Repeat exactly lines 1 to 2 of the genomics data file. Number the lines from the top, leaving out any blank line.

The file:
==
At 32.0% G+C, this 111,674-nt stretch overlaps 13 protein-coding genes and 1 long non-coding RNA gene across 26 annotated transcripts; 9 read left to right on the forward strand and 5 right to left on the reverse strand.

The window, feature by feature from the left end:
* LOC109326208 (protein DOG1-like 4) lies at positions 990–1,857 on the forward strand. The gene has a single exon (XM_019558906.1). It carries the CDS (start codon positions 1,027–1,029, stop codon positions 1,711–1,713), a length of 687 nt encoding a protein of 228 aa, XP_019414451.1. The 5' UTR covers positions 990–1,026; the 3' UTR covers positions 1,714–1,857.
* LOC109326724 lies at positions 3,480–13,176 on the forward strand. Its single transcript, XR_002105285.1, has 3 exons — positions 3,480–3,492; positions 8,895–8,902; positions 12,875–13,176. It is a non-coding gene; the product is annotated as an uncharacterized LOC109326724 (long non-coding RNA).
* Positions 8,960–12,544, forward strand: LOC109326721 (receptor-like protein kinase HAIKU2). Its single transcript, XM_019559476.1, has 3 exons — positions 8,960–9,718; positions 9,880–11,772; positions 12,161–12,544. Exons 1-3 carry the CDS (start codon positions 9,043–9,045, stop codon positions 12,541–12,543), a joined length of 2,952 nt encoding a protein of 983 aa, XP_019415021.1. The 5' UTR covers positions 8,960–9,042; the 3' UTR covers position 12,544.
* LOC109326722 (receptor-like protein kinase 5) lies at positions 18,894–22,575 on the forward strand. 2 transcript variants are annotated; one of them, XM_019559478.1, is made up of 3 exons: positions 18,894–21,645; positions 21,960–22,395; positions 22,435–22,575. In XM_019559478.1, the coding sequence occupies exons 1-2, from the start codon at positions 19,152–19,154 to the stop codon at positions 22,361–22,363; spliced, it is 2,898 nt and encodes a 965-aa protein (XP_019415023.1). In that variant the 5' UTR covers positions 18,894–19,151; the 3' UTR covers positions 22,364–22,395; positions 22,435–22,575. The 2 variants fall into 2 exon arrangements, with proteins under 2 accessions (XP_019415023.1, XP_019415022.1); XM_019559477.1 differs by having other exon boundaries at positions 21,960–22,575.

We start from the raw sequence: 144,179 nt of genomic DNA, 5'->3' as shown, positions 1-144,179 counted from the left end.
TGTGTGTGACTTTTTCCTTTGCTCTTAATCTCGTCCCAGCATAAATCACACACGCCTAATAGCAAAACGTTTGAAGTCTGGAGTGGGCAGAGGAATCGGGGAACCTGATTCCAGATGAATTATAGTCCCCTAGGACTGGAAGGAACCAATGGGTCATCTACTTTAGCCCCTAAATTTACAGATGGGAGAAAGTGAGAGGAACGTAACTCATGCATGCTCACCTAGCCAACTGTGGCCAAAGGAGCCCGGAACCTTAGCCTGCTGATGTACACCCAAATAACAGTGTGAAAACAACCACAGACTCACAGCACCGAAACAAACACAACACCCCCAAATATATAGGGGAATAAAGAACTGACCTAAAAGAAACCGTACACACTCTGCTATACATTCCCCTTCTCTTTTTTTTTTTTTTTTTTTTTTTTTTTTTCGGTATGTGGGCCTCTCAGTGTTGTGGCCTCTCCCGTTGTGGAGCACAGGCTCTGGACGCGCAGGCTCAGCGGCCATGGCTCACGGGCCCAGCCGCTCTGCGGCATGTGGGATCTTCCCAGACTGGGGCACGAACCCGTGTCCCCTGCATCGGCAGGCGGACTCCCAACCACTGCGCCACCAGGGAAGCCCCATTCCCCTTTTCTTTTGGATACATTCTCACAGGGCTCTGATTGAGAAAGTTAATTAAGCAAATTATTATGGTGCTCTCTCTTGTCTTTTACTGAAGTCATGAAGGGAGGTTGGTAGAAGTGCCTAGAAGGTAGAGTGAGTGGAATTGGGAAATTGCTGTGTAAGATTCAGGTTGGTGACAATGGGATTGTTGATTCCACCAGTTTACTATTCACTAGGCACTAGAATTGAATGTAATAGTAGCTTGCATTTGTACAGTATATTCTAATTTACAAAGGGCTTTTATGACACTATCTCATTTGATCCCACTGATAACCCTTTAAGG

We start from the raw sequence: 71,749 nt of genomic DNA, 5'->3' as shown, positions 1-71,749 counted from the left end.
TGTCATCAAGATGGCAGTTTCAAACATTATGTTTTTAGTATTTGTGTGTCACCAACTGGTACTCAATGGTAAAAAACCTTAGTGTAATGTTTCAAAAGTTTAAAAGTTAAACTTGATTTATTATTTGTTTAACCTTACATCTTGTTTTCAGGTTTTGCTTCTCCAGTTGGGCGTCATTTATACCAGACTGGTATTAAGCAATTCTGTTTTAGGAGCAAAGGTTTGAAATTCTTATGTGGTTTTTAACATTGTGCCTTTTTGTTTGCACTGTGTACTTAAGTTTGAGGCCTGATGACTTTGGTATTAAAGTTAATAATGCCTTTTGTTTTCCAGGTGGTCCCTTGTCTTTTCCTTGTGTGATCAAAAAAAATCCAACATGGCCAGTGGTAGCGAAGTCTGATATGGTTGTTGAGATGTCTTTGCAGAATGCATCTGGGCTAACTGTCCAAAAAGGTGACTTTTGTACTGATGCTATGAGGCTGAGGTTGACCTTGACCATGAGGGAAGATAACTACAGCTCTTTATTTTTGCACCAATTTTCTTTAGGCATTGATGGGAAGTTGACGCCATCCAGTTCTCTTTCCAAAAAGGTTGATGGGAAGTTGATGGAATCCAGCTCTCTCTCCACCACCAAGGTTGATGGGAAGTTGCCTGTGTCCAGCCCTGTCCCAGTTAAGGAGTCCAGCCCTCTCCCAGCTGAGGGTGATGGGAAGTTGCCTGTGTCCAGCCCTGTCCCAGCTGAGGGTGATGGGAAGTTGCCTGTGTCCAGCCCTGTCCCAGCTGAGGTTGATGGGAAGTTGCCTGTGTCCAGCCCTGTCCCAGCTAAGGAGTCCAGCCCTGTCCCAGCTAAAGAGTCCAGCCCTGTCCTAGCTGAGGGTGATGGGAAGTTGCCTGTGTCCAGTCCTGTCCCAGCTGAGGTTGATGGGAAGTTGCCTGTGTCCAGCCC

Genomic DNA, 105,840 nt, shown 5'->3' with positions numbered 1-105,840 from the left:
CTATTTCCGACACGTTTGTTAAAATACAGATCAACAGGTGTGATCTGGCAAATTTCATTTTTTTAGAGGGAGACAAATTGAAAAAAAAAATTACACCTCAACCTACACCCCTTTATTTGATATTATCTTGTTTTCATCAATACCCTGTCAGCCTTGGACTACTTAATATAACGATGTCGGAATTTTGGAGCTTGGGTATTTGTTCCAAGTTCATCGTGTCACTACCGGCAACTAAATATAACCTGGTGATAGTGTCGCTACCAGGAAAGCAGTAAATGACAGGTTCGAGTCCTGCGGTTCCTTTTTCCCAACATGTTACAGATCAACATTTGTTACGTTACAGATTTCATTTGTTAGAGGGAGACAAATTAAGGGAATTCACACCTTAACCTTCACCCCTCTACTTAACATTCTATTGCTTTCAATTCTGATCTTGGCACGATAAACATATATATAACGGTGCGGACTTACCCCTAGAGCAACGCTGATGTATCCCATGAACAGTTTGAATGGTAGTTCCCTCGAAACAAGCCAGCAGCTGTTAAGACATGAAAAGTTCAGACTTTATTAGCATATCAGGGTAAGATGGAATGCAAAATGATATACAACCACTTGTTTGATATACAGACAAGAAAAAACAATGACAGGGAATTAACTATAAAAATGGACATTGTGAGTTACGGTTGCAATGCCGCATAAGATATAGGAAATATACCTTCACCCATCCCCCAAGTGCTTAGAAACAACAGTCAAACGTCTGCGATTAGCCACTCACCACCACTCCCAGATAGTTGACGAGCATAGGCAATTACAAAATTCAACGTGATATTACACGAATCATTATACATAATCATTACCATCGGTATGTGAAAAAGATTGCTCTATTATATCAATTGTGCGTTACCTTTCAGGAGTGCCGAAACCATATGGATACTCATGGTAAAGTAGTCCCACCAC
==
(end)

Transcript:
At 32.0% G+C, this 111,674-nt stretch overlaps 13 protein-coding genes and 1 long non-coding RNA gene across 26 annotated transcripts; 9 read left to right on the forward strand and 5 right to left on the reverse strand.

The window, feature by feature from the left end: